Cornyn Calls on Democrats to Join Effort to Keep Families Together and Enforce the Law
by John Cornyn on June 26, 2018 at 9:36 AM
Yesterday on the floor, I discussed my recent trip to the Texas-Mexico border and the Keep Families Together and Enforce the Law Act, legislation to ensure immigrant families can stay together while they await their court proceedings. Excerpts of my floor remarks are below, and video can be found here.
I traveled there to tour two facilities in Brownsville, along with Senator Cruz, that housed young children, some very young, some up to 18, just under 18 years of age, that are being sheltered after their parents crossed illegally into the United States.
After touring these facilities in Brownsville and meeting with various federal agency officials and nongovernmental organizations and local elected officials at the Weslaco border patrol station, what we learned is the situation is far more complex than meets the eye and that many of the narratives that have been spun about what's happening at the border are just simply false.
The federal officials at the Weslaco border patrol station went through the step-by-step process of what happens to immigrant families when they are apprehended at the border, what happens when they're detained, and what happens when their cases are heard in a court.
Treating families with compassion by allowing them to remain together and enforcing our immigration laws don't have to be mutually exclusive. And our bill will ensure that they aren't. It will allow children to stay with their parents in a safe facility while they await their court proceedings to see if they perhaps are eligible for some sort of immigration benefit like asylum.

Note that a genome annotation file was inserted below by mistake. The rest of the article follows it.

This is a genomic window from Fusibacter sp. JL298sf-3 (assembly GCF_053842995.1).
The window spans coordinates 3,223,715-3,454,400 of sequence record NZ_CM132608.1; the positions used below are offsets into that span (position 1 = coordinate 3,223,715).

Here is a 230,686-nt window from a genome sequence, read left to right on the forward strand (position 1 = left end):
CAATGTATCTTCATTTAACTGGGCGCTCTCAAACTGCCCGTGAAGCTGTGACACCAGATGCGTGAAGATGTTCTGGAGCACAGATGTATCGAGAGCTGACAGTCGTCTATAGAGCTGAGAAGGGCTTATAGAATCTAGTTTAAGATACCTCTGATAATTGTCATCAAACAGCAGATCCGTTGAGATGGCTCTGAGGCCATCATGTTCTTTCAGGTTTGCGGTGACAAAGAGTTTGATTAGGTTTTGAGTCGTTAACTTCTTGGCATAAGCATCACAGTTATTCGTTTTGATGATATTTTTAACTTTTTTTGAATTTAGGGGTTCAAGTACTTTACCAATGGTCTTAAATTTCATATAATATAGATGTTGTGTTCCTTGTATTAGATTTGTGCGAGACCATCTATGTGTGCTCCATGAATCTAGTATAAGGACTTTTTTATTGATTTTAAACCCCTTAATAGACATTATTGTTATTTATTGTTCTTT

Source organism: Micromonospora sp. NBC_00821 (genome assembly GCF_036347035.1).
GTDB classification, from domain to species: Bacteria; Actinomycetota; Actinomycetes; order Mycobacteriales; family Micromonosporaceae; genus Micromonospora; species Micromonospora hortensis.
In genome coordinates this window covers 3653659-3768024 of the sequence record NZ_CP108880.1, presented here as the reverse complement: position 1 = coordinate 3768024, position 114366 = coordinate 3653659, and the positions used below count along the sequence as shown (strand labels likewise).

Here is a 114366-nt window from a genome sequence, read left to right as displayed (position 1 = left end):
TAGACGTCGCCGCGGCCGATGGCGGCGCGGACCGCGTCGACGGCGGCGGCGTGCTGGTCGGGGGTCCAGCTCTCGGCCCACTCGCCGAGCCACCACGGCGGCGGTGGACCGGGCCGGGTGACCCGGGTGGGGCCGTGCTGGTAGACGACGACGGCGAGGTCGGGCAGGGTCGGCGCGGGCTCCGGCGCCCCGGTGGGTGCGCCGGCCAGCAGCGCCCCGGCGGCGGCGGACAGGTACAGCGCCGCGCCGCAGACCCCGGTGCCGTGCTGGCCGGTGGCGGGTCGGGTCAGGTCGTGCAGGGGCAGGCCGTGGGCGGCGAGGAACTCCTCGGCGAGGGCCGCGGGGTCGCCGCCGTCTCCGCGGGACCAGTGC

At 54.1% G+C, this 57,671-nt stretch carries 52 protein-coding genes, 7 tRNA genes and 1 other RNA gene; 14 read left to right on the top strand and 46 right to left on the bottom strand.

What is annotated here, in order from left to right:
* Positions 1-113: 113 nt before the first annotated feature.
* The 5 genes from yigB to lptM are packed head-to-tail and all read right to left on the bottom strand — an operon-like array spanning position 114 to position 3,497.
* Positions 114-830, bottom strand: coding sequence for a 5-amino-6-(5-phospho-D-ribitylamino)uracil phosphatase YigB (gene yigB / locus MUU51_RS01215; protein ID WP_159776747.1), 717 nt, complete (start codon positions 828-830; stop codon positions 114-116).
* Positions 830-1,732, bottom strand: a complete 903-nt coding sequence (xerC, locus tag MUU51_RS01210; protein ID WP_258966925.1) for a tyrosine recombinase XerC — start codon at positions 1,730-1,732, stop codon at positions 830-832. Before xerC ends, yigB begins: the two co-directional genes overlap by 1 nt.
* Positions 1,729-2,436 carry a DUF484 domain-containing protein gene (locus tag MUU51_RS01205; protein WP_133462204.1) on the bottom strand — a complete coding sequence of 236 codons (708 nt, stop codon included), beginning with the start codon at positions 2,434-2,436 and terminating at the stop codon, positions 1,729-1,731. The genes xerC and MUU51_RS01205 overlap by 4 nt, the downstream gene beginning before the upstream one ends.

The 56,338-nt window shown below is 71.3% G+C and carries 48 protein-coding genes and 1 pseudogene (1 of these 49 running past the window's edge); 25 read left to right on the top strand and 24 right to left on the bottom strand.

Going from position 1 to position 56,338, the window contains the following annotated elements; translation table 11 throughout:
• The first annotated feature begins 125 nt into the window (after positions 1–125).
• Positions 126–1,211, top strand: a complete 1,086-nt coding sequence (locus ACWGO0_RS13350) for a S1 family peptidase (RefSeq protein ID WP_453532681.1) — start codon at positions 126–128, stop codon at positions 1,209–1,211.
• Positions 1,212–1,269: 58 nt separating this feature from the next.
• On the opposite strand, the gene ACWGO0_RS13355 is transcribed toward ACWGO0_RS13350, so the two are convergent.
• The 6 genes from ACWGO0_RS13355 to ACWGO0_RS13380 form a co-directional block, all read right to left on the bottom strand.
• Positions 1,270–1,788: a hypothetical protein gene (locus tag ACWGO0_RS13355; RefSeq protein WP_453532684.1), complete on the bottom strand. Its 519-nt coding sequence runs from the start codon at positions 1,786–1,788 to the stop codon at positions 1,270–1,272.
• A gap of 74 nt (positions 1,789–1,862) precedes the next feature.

Our bill would also set mandatory standards for care in family residential centers where immigrant families are placed and keep children safe by requiring they are removed from the care of any individual that presents a danger to them.
What happens now that kids have been placed apart from their parents? Our bill requires the administration to take steps to reunify as many families as possible.
Some have falsely claimed that our bill promotes indefinite detention of families. But that’s certainly not the intention. Our bill does not mandate the Department of Homeland Security detain parents and their kids indefinitely.
On this issue, I think her bill has a number of problems. In fact, there's a huge question of what sort of enforcement, if any, would be permitted under her bill. In effect, this bill would make it impossible to criminally prosecute parents for crossing the border illegally unless their child is able to go into Department of Justice custody with the parents. This bill doesn't even specify where the families should be held.
That's a big problem, Mr. President, because children shouldn't go to jails and prisons run by the Department of Justice with hardened, potentially violent criminals… That's why essentially the bill advocates for catch and release.
Both our bills allow for families to be kept together while they are waiting for court proceedings, but only one of them, the Tillis bill, also permits enforcement of our laws. That seems to be the choice that our Democratic colleagues have made.
If we come together, we can resolve the situation swiftly and ensure these children are kept with their families.